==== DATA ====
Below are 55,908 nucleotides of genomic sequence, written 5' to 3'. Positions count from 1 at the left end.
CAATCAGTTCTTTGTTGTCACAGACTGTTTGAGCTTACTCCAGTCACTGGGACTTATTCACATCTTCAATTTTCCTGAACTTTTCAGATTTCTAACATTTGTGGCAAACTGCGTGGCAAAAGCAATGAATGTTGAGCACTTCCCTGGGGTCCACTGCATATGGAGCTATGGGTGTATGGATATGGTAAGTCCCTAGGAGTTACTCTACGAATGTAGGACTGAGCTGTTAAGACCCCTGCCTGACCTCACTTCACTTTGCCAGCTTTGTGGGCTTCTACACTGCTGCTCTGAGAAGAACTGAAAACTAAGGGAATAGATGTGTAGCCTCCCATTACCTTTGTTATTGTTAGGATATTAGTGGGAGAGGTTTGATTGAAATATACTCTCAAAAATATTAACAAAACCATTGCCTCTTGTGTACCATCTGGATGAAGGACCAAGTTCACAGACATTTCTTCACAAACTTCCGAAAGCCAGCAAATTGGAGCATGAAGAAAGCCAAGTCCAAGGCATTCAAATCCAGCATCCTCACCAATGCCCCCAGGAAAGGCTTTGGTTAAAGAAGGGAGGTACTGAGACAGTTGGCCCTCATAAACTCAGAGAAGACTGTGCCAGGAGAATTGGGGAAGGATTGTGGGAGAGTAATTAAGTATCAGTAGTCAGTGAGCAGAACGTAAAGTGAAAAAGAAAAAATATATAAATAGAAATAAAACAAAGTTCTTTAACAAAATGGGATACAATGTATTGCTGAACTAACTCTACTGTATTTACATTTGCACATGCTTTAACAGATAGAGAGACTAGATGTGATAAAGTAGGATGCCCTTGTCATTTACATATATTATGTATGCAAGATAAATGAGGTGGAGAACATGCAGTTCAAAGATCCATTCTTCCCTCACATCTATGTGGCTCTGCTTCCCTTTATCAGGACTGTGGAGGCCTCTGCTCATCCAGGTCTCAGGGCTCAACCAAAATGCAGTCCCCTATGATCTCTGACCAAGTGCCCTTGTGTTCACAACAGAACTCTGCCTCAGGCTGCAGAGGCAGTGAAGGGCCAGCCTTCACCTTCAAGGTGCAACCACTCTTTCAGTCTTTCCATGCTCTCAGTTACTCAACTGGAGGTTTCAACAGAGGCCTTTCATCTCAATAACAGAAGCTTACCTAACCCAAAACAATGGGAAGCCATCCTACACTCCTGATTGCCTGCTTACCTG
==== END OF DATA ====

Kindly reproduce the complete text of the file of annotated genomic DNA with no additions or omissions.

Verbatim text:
Below are 55,908 nucleotides of genomic sequence, written 5' to 3'. Positions count from 1 at the left end.
CAATCAGTTCTTTGTTGTCACAGACTGTTTGAGCTTACTCCAGTCACTGGGACTTATTCACATCTTCAATTTTCCTGAACTTTTCAGATTTCTAACATTTGTGGCAAACTGCGTGGCAAAAGCAATGAATGTTGAGCACTTCCCTGGGGTCCACTGCATATGGAGCTATGGGTGTATGGATATGGTAAGTCCCTAGGAGTTACTCTACGAATGTAGGACTGAGCTGTTAAGACCCCTGCCTGACCTCACTTCACTTTGCCAGCTTTGTGGGCTTCTACACTGCTGCTCTGAGAAGAACTGAAAACTAAGGGAATAGATGTGTAGCCTCCCATTACCTTTGTTATTGTTAGGATATTAGTGGGAGAGGTTTGATTGAAATATACTCTCAAAAATATTAACAAAACCATTGCCTCTTGTGTACCATCTGGATGAAGGACCAAGTTCACAGACATTTCTTCACAAACTTCCGAAAGCCAGCAAATTGGAGCATGAAGAAAGCCAAGTCCAAGGCATTCAAATCCAGCATCCTCACCAATGCCCCCAGGAAAGGCTTTGGTTAAAGAAGGGAGGTACTGAGACAGTTGGCCCTCATAAACTCAGAGAAGACTGTGCCAGGAGAATTGGGGAAGGATTGTGGGAGAGTAATTAAGTATCAGTAGTCAGTGAGCAGAACGTAAAGTGAAAAAGAAAAAATATATAAATAGAAATAAAACAAAGTTCTTTAACAAAATGGGATACAATGTATTGCTGAACTAACTCTACTGTATTTACATTTGCACATGCTTTAACAGATAGAGAGACTAGATGTGATAAAGTAGGATGCCCTTGTCATTTACATATATTATGTATGCAAGATAAATGAGGTGGAGAACATGCAGTTCAAAGATCCATTCTTCCCTCACATCTATGTGGCTCTGCTTCCCTTTATCAGGACTGTGGAGGCCTCTGCTCATCCAGGTCTCAGGGCTCAACCAAAATGCAGTCCCCTATGATCTCTGACCAAGTGCCCTTGTGTTCACAACAGAACTCTGCCTCAGGCTGCAGAGGCAGTGAAGGGCCAGCCTTCACCTTCAAGGTGCAACCACTCTTTCAGTCTTTCCATGCTCTCAGTTACTCAACTGGAGGTTTCAACAGAGGCCTTTCATCTCAATAACAGAAGCTTACCTAACCCAAAACAATGGGAAGCCATCCTACACTCCTGATTGCCTGCTTACCTG